Problem Solved!

An axiom that has been circulating the Internet via Facebook lately caught my attention. It was, “My therapist set half of a glass of water in front of me. He asked if I was an optimist or a pessimist. So, I drank the water and told him I was a problem solver.” It’s a well-worn adage that if you see it as half full or half empty, it suggests that you’re either an optimist or a pessimist. Yet another option is revealed which is to bypass those assessments and simply solve the problem.

Too often we can get stuck in dramatizing the problem, blowing it way out of proportion and end up feeling powerless to do anything to solve it. Sometimes the problem seems so enormous as to be unsolvable, but with patience and persistence we can find any number of possible solutions no matter what the problem.

We recently moved from a house that had a lot of storage space into a house that had considerably less. We were faced with two problems: how to eliminate some of the “stuff” we had and also how to create more storage space. We went to work on it, recycling what was possible, keeping a motto of K.I.S.S.—Keep It Simple Sweetheart! It felt good to release and simplify. My home office is about half the size of my previous, yet has a cozy, welcoming feel to it now that I’ve organized it and kept it clean and simple.

Solutions for the problem of limited storage space have come to us as well. Get a storage shed, put rafters in the garage, use the space in an entire attic that we didn’t have any idea existed, and put up shelves in the garage. Problem solved—or at least, we have discovered some possible solutions.

So when you’re faced with a dilemma, particularly a seemingly unsolvable one, follow these four steps to finding a solution.

1)    AVOID CATASTROPHIZING
Remind yourself that the present situation you’re facing is not likely to be a disaster in itself. We tend to do what Albert Ellis termed “catastrophizing,” making mountains of molehills. Or to put most things into perspective, remember that there are only two things you need to do. “Don’t sweat the small stuff and remember that it’s all small stuff. ” –Richard Carlson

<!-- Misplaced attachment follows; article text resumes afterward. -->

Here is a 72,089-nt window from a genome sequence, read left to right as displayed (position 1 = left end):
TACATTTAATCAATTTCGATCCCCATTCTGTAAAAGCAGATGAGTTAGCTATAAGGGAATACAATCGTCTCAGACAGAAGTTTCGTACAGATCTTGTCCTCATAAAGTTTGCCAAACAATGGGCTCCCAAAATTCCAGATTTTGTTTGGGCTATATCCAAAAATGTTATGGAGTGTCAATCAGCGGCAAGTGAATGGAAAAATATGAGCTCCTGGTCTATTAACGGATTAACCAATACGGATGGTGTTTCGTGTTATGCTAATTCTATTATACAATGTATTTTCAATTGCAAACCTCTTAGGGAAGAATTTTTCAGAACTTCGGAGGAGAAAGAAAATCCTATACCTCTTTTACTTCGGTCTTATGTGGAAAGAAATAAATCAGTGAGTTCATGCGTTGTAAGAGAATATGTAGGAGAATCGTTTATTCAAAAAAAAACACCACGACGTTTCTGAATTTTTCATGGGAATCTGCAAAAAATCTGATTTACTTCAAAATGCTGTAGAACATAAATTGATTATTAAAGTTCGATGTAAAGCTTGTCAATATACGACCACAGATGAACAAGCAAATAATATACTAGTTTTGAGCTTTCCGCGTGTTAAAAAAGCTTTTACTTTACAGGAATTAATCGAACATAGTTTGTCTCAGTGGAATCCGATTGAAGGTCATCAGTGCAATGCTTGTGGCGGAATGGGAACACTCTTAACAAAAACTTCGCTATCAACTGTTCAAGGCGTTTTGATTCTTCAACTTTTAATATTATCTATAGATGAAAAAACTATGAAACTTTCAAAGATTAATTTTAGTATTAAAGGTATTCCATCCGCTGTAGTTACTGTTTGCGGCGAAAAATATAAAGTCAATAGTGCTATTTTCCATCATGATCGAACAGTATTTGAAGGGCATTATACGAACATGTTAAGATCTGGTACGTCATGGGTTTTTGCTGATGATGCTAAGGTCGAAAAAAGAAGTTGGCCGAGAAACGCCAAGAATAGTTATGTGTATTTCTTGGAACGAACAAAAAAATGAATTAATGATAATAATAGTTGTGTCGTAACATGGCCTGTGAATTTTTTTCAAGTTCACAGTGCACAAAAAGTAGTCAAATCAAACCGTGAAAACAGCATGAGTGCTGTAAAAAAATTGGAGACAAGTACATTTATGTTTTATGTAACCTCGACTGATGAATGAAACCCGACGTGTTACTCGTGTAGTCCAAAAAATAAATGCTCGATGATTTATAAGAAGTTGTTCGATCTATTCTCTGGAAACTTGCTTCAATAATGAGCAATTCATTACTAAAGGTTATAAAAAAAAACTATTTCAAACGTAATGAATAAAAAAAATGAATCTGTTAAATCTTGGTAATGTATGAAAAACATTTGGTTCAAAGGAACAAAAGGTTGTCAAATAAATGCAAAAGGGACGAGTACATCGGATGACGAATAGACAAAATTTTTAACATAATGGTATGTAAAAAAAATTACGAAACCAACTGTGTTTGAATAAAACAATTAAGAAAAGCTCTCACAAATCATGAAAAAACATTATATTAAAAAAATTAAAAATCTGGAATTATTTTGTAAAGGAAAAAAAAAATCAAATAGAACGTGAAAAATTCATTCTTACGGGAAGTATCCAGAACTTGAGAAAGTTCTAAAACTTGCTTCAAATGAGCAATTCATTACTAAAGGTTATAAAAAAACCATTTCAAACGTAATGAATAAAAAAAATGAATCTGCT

2)    BRAINSTORM
Write out a list of possible solutions and most importantly, do not censor any, no matter how wild and crazy they may seem. When you allow the most seemingly outrageous solutions it loosens the creative juices so a workable solution can be discovered. As I was pondering some of the dilemmas presented by the new house, I spotted a particular spider about four times. I consulted my Pocket Guide to Spirit Animals and one of the messages from Spider spirit was, “Rather than staying stuck in this apparent impasse, open your mind to the infinite number of possibilities that are before you, and make a choice.”
3)    CONSULTATION AND CONVERSATION
Discuss the list with your spouse or a friend. If it’s your spouse, communicating as you process through possible solutions is especially important. Write down any ideas that come from the conversation. Often through this kind of dialogue, possibilities that you never thought of can arrive. Consulting with your Higher Self in whatever form is important here as well. “Wherever two or more are gathered, there I am.”
4)    MAKE A DECISION AND TAKE ACTION!
As Spider noted, there are often many choices you can make, so once you’ve weighed the factors, make your choice and implement the action. It doesn’t have to be the perfect choice, as there is no such thing, but choose and act! You can always course correct. When airplanes are flying to a destination they are constantly correcting their courses either minimally or in major ways. Don’t be afraid of making a mistake. Keeping your eyes and mind open, once you act on your choice you’ll know if you need to alter your course.

So don’t let it bring you down if you are faced with what seems to be an insurmountable problem. There is always a solution, even it it’s not always a perfect one.

Problem solved!

49 comments

Kay M.
.3 years ago

excellent artricle and good comments from the members. Keep the information coming.

Camilla Vaga
Camilla Vaga3 years ago

thanks

Daphne H.
Daphne H3 years ago

Good tips

Anne F.
Anne Foss3 years ago

When one door closes, look for another one to open.

Tesni Bishop
.3 years ago

Thanks

heather g.
heather g3 years ago

I enjoyed that story. Now, all I need is a garage ....

Lauren Weinstock
Lauren Weinstock3 years ago

Love the story. Thanks for article.

Sue Matheson
Sue Matheson3 years ago

thanks

Elisa Faulkner- Uriarte
Elisa F3 years ago

This is very timely for me! Thank you for sharing.

Heidi Aubrey
Heidi Aubrey3 years ago

We are all show who we are in the core of our being by our actions. Both small and large. Our actions define us.